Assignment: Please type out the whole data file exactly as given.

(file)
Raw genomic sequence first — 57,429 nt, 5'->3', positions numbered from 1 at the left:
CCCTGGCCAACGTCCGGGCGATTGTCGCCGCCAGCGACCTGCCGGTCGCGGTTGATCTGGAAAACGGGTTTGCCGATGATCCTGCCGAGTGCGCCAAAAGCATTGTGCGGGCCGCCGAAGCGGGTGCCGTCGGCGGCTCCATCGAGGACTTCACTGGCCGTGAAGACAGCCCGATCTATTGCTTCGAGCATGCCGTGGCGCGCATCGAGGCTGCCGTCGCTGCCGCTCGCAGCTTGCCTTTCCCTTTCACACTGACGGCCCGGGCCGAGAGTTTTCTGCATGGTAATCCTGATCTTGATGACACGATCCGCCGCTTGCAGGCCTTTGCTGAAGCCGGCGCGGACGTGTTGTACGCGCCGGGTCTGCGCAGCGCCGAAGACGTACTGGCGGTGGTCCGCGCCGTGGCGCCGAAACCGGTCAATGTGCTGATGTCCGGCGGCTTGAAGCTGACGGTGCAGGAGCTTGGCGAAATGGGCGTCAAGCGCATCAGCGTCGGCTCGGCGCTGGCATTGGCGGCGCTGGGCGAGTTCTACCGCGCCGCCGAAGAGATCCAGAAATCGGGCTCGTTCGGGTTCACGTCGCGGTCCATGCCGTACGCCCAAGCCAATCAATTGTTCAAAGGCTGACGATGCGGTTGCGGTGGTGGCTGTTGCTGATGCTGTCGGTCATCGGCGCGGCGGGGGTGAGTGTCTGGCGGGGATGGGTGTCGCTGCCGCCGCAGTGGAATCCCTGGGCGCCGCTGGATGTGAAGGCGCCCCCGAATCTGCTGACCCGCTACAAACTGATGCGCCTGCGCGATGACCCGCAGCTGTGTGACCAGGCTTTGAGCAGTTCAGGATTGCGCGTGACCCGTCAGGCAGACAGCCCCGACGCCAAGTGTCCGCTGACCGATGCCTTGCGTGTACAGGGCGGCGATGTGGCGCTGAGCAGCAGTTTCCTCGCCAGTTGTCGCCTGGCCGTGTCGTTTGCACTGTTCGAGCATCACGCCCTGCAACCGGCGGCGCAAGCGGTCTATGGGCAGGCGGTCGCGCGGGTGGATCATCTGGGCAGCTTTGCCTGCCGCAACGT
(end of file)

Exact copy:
Raw genomic sequence first — 57,429 nt, 5'->3', positions numbered from 1 at the left:
CCCTGGCCAACGTCCGGGCGATTGTCGCCGCCAGCGACCTGCCGGTCGCGGTTGATCTGGAAAACGGGTTTGCCGATGATCCTGCCGAGTGCGCCAAAAGCATTGTGCGGGCCGCCGAAGCGGGTGCCGTCGGCGGCTCCATCGAGGACTTCACTGGCCGTGAAGACAGCCCGATCTATTGCTTCGAGCATGCCGTGGCGCGCATCGAGGCTGCCGTCGCTGCCGCTCGCAGCTTGCCTTTCCCTTTCACACTGACGGCCCGGGCCGAGAGTTTTCTGCATGGTAATCCTGATCTTGATGACACGATCCGCCGCTTGCAGGCCTTTGCTGAAGCCGGCGCGGACGTGTTGTACGCGCCGGGTCTGCGCAGCGCCGAAGACGTACTGGCGGTGGTCCGCGCCGTGGCGCCGAAACCGGTCAATGTGCTGATGTCCGGCGGCTTGAAGCTGACGGTGCAGGAGCTTGGCGAAATGGGCGTCAAGCGCATCAGCGTCGGCTCGGCGCTGGCATTGGCGGCGCTGGGCGAGTTCTACCGCGCCGCCGAAGAGATCCAGAAATCGGGCTCGTTCGGGTTCACGTCGCGGTCCATGCCGTACGCCCAAGCCAATCAATTGTTCAAAGGCTGACGATGCGGTTGCGGTGGTGGCTGTTGCTGATGCTGTCGGTCATCGGCGCGGCGGGGGTGAGTGTCTGGCGGGGATGGGTGTCGCTGCCGCCGCAGTGGAATCCCTGGGCGCCGCTGGATGTGAAGGCGCCCCCGAATCTGCTGACCCGCTACAAACTGATGCGCCTGCGCGATGACCCGCAGCTGTGTGACCAGGCTTTGAGCAGTTCAGGATTGCGCGTGACCCGTCAGGCAGACAGCCCCGACGCCAAGTGTCCGCTGACCGATGCCTTGCGTGTACAGGGCGGCGATGTGGCGCTGAGCAGCAGTTTCCTCGCCAGTTGTCGCCTGGCCGTGTCGTTTGCACTGTTCGAGCATCACGCCCTGCAACCGGCGGCGCAAGCGGTCTATGGGCAGGCGGTCGCGCGGGTGGATCATCTGGGCAGCTTTGCCTGCCGCAACGT